Federal drug enforcement agents said yesterday they confiscated nearly a half ton of hashish and $125,000 in cash and arrested 11 persons Monday in what they alleged was a complicated transcontinental drug scheme.

Drug enforcement agency (DEA) and Customs Service agents called the seizure "one of the largest of its kind in the immediate (Washington) area." They announced the arrests while seated at a table piled high with five pound, plastic-wrapped portions of the hashish. In addition, the agents dispaled two clear bags filled with $125,000 in crisp, neatly stacked $50 and $100 bills.

DEA special-agent-in-charge M. H. Milano estimated the street value of the cache at $1.5 million, although he said the quality of the drug, which is essentially a concentrated form of marijuana, could not be determined, since it had not been sent to a laboratory for analysis.

The 11 suspects, who included a professional gambler and a cemetery caretaker, were charged in Alexandria yesterday with two counts of consipiracy to distribute hashish. DEA agents said the arrests were part of a continuing investigation that may result in more apprelousions.

The hashish arrived Sunday at Dulles International Airport aboard a Pan American Airlines commercial jet flight orginating in New Delhi, DEA agents said. The hashish was hidden within a 67-crate shipment of breass door knockers, 46 of which included the hashish, according to DEA agents.

DEA agents said they confiscated the hashish at Dulles on Sunday and substituted sand and other substances in its place in crate. Agents then permitted the shipment to be taken to a warehouse in Manassas.

According to papers filed in magistrate's court in Alexandira, DEA agents arrested Francisco Oquendo, a 27-year-old Gainsville, Fla., student, and Norman S. Handshaw, a 25-year-old Florida cemetery caretaker, as they allegedly removed the crates from the Manassas warehouse and loaded them on a pickup truck owned by Peter W. Kanelopoulos, an audio equipment salesman from Rockville.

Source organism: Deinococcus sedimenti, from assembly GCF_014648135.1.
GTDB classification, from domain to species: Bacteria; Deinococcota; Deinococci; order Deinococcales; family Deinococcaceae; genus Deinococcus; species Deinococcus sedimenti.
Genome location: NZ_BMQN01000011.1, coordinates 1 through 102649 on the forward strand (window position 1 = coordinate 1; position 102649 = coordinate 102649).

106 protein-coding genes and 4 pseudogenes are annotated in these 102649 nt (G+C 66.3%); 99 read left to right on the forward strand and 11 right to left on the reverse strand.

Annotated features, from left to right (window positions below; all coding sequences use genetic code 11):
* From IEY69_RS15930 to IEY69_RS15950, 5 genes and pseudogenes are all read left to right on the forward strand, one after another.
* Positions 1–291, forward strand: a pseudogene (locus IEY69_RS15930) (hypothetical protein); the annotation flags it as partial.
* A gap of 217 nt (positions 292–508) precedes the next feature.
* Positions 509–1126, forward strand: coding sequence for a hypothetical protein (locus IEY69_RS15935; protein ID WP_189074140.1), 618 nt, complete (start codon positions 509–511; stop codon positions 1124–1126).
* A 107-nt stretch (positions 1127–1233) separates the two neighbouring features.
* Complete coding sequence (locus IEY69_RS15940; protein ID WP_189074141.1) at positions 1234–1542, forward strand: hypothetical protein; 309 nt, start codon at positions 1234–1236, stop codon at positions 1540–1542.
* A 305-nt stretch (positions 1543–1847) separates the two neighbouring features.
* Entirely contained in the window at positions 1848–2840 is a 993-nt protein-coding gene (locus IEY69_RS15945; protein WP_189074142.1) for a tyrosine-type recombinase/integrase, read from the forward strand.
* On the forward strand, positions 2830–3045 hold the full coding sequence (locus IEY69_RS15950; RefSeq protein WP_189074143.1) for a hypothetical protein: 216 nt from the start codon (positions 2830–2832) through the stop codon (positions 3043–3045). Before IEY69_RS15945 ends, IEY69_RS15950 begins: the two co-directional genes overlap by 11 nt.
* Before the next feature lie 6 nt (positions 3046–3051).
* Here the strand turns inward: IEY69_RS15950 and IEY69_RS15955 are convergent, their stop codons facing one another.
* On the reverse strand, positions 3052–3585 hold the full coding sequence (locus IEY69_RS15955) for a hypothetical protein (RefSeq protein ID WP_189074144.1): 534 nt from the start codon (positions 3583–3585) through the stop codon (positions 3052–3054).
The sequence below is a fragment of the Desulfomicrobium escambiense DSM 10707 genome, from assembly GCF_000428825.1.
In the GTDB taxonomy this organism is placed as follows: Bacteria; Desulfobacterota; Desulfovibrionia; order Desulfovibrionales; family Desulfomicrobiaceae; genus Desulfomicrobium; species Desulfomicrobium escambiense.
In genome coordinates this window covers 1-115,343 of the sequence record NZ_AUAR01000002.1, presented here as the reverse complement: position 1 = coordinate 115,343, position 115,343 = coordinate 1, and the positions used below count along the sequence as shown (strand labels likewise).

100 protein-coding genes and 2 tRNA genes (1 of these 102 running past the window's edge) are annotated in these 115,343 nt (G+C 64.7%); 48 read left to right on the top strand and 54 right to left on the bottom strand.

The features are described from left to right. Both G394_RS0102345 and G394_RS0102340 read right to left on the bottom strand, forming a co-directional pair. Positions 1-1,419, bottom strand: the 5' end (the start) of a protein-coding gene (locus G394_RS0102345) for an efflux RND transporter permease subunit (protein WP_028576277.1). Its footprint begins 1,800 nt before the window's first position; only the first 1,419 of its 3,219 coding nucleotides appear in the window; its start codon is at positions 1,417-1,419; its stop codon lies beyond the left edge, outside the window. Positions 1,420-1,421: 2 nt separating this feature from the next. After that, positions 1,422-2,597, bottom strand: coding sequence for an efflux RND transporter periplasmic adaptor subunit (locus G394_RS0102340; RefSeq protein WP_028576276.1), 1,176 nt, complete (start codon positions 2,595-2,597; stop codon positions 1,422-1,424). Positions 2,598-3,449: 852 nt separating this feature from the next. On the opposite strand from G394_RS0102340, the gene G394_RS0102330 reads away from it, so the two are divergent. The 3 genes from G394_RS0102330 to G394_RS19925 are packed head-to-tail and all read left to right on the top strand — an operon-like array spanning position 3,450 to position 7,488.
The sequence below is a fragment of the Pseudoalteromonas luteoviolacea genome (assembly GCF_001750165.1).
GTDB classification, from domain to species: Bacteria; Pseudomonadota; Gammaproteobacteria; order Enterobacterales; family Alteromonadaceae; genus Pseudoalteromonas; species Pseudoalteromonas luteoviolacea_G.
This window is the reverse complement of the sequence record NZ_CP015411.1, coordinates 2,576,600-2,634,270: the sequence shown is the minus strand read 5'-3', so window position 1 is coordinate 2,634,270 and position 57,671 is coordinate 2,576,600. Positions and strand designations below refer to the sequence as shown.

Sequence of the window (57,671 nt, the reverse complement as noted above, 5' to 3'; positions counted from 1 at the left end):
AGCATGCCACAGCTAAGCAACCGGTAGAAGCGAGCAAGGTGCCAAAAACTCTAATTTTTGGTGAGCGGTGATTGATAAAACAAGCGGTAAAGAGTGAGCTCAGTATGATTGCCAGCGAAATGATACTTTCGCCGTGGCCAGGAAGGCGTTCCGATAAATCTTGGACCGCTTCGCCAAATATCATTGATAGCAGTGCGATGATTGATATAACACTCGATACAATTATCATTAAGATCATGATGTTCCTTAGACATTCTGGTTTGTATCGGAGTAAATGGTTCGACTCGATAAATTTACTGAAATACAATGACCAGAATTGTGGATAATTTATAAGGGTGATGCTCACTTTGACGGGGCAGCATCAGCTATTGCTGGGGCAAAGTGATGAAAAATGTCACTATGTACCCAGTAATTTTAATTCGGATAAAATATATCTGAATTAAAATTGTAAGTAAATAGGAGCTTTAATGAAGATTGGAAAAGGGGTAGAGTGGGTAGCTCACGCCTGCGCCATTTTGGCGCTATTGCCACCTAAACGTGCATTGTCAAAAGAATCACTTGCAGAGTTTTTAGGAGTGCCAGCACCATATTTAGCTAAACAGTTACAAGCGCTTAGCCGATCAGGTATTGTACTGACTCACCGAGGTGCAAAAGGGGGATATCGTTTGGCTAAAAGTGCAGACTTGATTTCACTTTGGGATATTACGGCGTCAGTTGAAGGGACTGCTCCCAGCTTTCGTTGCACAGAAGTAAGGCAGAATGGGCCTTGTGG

Kanelopoulous was arrested in the parking lot of the Rockville Ramada Inn, along with William S. Coury, a 34-year-old Atlanta financial counsultant, and Donald Haynie, a Nashville, Tenn., construction worker, according to court papers.

Special Assistant U.S. Attorney David Harris said at a bond hearing before U.S. District Court Magistrate Harris Grimsley that Coury is suspected of being the "arranger of the (drug) deal."

"You mean you're charging this man with being the brains of it all?" Grimsley asked Harris before setting Coury's bond at $100,000. "It appears that way at this time," Harris replied.

Harris also told Grimsley that Haynie was suspected of being the man who arranged for the chartering of a Lear Jjet and the hiring of two pilots who flew three other suspects from West Palm Beach, Fla., to Dulles on Sunday. One agent said that they were not aware of the existence of the suspects in the Lear jet until they heard talk of airport runways on a tapped telephone.

The three passengers on the Lear jet were identified by DEA agents and in court papers as Lynn Edward Fletcher, of Fort Lauderdale; Jeff E. Wheeler, a restaurant worker from Bradenton, Fla., and Kenneth L. Bates, a student from Naples, Fla.

According to court papers, all three were arrested at a room in the Dulles Holiday Inn, along with George V. Carman, a 33-year-old professional gambler from Boston who was found with a metal suitcase containing $125,000 in American currency and $1,000 in Canadian money.

The two pilots of the Lear jet, Allen Heasley and William DiMauro, were also arrested. "I can't believe this is happening," DiMauro said, as his bond was set at $5,000.

DiMauro, 25, and Heasley, 41, were also arrested at the Dulles Holiday Inn, DiMauro said. "All of a sudden there were these guys running into our room and pointing guns at us," DiMauro said. "I couldn't believe it." He said he was just hired to fly the charter flight.